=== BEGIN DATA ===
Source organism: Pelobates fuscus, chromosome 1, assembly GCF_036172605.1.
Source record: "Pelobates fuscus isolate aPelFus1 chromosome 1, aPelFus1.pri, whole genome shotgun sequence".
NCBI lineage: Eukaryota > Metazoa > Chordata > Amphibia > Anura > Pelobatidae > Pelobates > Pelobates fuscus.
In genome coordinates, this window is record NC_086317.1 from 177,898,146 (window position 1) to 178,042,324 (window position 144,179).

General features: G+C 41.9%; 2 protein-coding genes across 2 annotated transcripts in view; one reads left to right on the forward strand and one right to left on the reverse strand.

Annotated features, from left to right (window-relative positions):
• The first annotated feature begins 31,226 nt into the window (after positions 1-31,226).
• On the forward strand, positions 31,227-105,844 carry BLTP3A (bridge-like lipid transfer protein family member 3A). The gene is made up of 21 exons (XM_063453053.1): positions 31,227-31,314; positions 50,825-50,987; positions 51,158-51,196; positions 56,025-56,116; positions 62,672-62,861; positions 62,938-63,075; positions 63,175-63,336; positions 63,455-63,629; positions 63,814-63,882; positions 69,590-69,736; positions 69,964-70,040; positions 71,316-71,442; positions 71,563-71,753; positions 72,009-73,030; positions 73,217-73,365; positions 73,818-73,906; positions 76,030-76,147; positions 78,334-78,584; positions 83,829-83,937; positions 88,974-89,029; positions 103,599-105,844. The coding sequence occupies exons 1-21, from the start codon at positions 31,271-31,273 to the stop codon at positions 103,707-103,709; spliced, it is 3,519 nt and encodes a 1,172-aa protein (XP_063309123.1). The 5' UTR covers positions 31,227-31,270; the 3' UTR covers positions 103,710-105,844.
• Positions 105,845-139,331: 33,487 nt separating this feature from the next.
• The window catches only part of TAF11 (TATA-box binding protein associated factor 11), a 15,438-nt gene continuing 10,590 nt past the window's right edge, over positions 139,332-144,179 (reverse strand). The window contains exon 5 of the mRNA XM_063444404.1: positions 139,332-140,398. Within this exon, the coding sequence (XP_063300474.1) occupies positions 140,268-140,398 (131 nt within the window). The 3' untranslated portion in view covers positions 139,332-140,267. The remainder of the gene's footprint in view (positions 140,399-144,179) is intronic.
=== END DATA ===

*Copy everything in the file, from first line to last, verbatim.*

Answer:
Source organism: Pelobates fuscus, chromosome 1, assembly GCF_036172605.1.
Source record: "Pelobates fuscus isolate aPelFus1 chromosome 1, aPelFus1.pri, whole genome shotgun sequence".
NCBI lineage: Eukaryota > Metazoa > Chordata > Amphibia > Anura > Pelobatidae > Pelobates > Pelobates fuscus.
In genome coordinates, this window is record NC_086317.1 from 177,898,146 (window position 1) to 178,042,324 (window position 144,179).

General features: G+C 41.9%; 2 protein-coding genes across 2 annotated transcripts in view; one reads left to right on the forward strand and one right to left on the reverse strand.

Annotated features, from left to right (window-relative positions):
• The first annotated feature begins 31,226 nt into the window (after positions 1-31,226).
• On the forward strand, positions 31,227-105,844 carry BLTP3A (bridge-like lipid transfer protein family member 3A). The gene is made up of 21 exons (XM_063453053.1): positions 31,227-31,314; positions 50,825-50,987; positions 51,158-51,196; positions 56,025-56,116; positions 62,672-62,861; positions 62,938-63,075; positions 63,175-63,336; positions 63,455-63,629; positions 63,814-63,882; positions 69,590-69,736; positions 69,964-70,040; positions 71,316-71,442; positions 71,563-71,753; positions 72,009-73,030; positions 73,217-73,365; positions 73,818-73,906; positions 76,030-76,147; positions 78,334-78,584; positions 83,829-83,937; positions 88,974-89,029; positions 103,599-105,844. The coding sequence occupies exons 1-21, from the start codon at positions 31,271-31,273 to the stop codon at positions 103,707-103,709; spliced, it is 3,519 nt and encodes a 1,172-aa protein (XP_063309123.1). The 5' UTR covers positions 31,227-31,270; the 3' UTR covers positions 103,710-105,844.
• Positions 105,845-139,331: 33,487 nt separating this feature from the next.
• The window catches only part of TAF11 (TATA-box binding protein associated factor 11), a 15,438-nt gene continuing 10,590 nt past the window's right edge, over positions 139,332-144,179 (reverse strand). The window contains exon 5 of the mRNA XM_063444404.1: positions 139,332-140,398. Within this exon, the coding sequence (XP_063300474.1) occupies positions 140,268-140,398 (131 nt within the window). The 3' untranslated portion in view covers positions 139,332-140,267. The remainder of the gene's footprint in view (positions 140,399-144,179) is intronic.